European TV shows have a very different flair than their comparative American counterparts. When it comes to crime and detective shows, they usually are more stylish in a gritty sense, instead of being overly polished the way Hollywood produces its TV shows. "Sherlock" is one example of such a European show, and fans have come to love it for many reasons. Now available on Blu-Ray Disc, in this third season, Sherlock Holmes has three new feature-length mysteries to solve.
One of the most intriguing aspects of "Sherlock" has to do with the fact that the show uses classic Sherlock Holmes mysteries but transmogrifies them into modern day London while keeping the core of the story alive. Instead of a Victorian era mystery, the events we witness have to do with modern day crime, but the crimes themselves, the players, the clues are all loosely lifted from the original story t
"The Empty Hearse" is the opener, connecting seamlessly with the previous season's stunning finale. I will not spoil details for you, but Holmes is back at his brother Mycroft's beck, investigating an underground terror ring in London, while also trying to mend fences with Watson.
The second mystery is "The Sign of Three," loosely based on the original Doyle novel "The Sign of Four," in which strange things unfold while Watson is preparing for his wedding to Mary Morstan and puts Holmes in the awkward position of serving as his best man.
The season finale is "His Last Vow," which brings to mind the classic story "His Last Bow" and it is easily the best episode of the season - perhaps even the entire show. With absolutely wicked twists and filled to the brim with moral dilemmas, this episode os "Sherlock" at its very best. If you thought the Season 2 finale was intense, wait until you see "His Last Vow." It will leave you breathless and hungry for more.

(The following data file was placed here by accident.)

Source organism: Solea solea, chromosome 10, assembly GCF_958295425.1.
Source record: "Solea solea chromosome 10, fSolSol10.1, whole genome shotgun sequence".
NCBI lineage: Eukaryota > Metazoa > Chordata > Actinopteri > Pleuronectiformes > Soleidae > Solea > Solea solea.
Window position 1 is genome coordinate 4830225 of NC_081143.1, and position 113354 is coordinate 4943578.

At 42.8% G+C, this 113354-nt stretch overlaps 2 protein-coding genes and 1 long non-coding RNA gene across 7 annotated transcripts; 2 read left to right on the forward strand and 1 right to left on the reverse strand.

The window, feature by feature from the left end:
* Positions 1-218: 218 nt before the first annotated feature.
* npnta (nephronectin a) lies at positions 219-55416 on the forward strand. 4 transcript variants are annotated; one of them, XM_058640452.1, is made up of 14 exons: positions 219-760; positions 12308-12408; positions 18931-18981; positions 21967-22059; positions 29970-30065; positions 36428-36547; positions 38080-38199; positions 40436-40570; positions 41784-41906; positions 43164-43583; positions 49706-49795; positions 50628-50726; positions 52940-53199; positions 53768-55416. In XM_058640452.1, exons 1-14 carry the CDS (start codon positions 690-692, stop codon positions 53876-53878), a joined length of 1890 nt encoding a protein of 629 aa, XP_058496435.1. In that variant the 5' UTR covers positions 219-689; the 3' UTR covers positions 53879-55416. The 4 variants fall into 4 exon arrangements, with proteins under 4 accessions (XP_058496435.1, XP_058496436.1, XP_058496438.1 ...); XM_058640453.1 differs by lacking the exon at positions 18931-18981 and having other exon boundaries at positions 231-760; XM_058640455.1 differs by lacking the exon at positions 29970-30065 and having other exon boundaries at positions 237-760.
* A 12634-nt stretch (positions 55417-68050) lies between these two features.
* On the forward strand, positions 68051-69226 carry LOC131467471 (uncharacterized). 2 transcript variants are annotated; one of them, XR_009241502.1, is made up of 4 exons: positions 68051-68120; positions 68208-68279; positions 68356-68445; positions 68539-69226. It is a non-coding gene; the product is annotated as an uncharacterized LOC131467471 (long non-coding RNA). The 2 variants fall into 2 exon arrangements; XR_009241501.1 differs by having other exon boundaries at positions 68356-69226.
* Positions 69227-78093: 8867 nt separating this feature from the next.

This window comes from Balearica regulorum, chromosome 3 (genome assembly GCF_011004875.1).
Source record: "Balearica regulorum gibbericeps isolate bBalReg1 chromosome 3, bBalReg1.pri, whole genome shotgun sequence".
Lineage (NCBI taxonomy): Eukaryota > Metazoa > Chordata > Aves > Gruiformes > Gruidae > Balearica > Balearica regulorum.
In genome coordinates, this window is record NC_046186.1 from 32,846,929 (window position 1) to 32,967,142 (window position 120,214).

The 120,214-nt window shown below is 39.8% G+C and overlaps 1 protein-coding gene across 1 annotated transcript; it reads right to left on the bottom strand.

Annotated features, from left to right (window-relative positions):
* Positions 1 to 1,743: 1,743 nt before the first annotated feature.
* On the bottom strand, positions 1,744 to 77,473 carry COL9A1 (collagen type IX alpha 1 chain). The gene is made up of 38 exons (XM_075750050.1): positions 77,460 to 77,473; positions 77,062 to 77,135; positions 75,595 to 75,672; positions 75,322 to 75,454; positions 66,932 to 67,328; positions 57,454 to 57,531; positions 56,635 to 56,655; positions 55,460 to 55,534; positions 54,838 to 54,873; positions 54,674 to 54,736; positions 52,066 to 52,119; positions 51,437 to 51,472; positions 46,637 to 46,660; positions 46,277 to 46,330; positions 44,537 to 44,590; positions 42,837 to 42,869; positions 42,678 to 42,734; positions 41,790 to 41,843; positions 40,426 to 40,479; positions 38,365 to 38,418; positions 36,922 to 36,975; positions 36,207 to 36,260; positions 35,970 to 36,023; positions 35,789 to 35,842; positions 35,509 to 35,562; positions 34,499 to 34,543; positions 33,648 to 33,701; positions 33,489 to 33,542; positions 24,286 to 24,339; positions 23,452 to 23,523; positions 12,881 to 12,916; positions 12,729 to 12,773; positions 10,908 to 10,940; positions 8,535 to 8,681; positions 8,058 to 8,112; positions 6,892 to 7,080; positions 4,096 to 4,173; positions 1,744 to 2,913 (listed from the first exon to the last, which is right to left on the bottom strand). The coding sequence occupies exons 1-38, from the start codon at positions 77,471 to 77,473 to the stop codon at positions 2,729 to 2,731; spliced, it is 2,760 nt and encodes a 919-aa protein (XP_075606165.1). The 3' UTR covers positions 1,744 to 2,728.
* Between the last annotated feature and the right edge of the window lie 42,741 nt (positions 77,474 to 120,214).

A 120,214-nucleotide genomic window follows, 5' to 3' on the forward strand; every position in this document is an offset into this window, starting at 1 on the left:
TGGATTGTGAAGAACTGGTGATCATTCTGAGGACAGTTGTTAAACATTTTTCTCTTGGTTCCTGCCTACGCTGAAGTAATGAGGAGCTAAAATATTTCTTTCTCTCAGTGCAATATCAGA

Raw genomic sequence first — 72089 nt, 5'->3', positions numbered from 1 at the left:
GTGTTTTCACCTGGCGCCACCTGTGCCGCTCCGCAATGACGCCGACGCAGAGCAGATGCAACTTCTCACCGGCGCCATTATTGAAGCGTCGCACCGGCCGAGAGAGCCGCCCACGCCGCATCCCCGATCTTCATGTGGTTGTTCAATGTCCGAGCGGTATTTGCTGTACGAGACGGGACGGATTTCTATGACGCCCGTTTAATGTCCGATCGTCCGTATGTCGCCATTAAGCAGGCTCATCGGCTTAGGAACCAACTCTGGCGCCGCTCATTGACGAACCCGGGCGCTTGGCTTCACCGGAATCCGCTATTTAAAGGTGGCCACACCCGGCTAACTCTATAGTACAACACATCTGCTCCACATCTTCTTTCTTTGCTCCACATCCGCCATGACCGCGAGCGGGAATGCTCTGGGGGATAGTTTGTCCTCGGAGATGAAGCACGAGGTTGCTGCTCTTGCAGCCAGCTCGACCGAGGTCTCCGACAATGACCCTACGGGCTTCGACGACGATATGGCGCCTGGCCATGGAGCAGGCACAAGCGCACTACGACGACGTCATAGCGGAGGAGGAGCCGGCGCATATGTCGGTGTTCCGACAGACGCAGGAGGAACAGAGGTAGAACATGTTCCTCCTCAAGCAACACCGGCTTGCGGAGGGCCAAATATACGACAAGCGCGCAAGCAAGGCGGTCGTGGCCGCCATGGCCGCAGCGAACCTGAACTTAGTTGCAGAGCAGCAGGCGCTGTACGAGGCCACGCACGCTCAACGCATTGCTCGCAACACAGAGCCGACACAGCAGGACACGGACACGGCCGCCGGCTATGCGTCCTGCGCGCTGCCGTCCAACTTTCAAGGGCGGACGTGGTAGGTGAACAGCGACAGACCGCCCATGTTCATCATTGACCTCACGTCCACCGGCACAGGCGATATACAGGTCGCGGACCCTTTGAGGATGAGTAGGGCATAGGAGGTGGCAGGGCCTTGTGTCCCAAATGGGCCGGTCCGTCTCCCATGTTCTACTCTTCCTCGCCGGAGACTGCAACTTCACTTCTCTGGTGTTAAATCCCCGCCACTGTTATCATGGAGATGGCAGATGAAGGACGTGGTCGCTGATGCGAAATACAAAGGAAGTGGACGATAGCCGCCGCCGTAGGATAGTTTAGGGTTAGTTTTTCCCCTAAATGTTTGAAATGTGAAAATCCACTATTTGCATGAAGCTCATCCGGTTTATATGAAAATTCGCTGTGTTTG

I noticed in this season that it got off to a somewhat slow start and the first two episodes appear to be more about character building/exploration than actual mysteries. I was a little disappointed. Even though the episodes were thrilling and very well put together, they just didn't have a lot of crime or mystery in them. Things change dramatically, of course, in the last episode, where writer Steven Moffat takes the show into overdrive and keeps it on steroids for its entire running length.
Benedict Cumberbatch and Martin Freeman own their characters by now. Very confident in their portrayals of these friends, there is a solid chemistry between them that simply works. Reigning in the quirks and aloof attitude of Cumberbatch's Holmes with just the right amount of vehemence, Freeman's Watson is a fighter in his own right. He is no longer a sidekick but has grown into a grown-up sleuth and a man of resources who knows how to handle himself around any situation. While these characters may not have a whole lot in common with the classic characters, I think they are a great extrapolation of the essence of these characters, placed in the modern world with modern day problems. To me that is not blasphemous at all, as Holmes purists suggest. Instead, to me it is creative freedom mixed with a lot of imagination. It is way too cool to be offensive in my opinion. (I have to point out, however, that I have written and published a story featuring Sherlock Holmes myself some time ago, giving the character my own spin in the book "Curse of Kali")
The release features a beautiful 1080p high definition transfer of the show that is free of defects and brings to life the production's striking imagery. With strong colors and solid black levels that give the image visual depth, the transfer dishes out plenty of detail with sharp, well-delineated edges.
It is accompanied by a DTS 5.1 HD Master Audio track that is balanced and makes good use of the split surrounds. Because it utilizes lossless compression, the presentation is rich and has a transparence throughout that nicely serves the show. Dialogues are well integrated and always understandable.
As bonus materials the release features a few featurettes, such as "the Fall," "Fans, Villains & Speculation" as well as a behind-the-scenes look in "Shooting Sherlock."
If you can get over the fact that "Sherlock" does not try to be a traditional Holmes adaptation, this TV show is among the best that the BBC is currently producing. High caliber performances, a great London backdrops and clever writing make this show thoroughly enjoyable and clearly there is no better way to experience it than on this Blu-Ray Disc.